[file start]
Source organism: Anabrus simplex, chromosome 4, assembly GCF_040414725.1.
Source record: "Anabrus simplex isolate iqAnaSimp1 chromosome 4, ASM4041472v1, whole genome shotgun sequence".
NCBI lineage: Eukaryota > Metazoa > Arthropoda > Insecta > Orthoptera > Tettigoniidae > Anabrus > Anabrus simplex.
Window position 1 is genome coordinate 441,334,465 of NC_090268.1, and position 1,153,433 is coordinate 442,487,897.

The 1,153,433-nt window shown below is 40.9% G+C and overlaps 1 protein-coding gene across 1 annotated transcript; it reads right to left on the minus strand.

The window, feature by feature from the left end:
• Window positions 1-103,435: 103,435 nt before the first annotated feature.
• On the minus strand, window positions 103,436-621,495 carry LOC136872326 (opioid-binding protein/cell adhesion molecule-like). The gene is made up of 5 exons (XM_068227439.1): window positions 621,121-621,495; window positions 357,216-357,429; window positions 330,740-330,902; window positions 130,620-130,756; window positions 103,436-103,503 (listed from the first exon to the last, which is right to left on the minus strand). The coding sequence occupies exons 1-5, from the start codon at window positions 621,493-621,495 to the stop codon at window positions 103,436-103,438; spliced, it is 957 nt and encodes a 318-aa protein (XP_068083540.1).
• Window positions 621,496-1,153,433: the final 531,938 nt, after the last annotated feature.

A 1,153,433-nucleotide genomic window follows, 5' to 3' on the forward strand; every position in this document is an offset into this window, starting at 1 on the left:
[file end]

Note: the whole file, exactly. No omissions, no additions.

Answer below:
Source organism: Anabrus simplex, chromosome 4, assembly GCF_040414725.1.
Source record: "Anabrus simplex isolate iqAnaSimp1 chromosome 4, ASM4041472v1, whole genome shotgun sequence".
NCBI lineage: Eukaryota > Metazoa > Arthropoda > Insecta > Orthoptera > Tettigoniidae > Anabrus > Anabrus simplex.
Window position 1 is genome coordinate 441,334,465 of NC_090268.1, and position 1,153,433 is coordinate 442,487,897.

The 1,153,433-nt window shown below is 40.9% G+C and overlaps 1 protein-coding gene across 1 annotated transcript; it reads right to left on the minus strand.

The window, feature by feature from the left end:
• Window positions 1-103,435: 103,435 nt before the first annotated feature.
• On the minus strand, window positions 103,436-621,495 carry LOC136872326 (opioid-binding protein/cell adhesion molecule-like). The gene is made up of 5 exons (XM_068227439.1): window positions 621,121-621,495; window positions 357,216-357,429; window positions 330,740-330,902; window positions 130,620-130,756; window positions 103,436-103,503 (listed from the first exon to the last, which is right to left on the minus strand). The coding sequence occupies exons 1-5, from the start codon at window positions 621,493-621,495 to the stop codon at window positions 103,436-103,438; spliced, it is 957 nt and encodes a 318-aa protein (XP_068083540.1).
• Window positions 621,496-1,153,433: the final 531,938 nt, after the last annotated feature.

A 1,153,433-nucleotide genomic window follows, 5' to 3' on the forward strand; every position in this document is an offset into this window, starting at 1 on the left: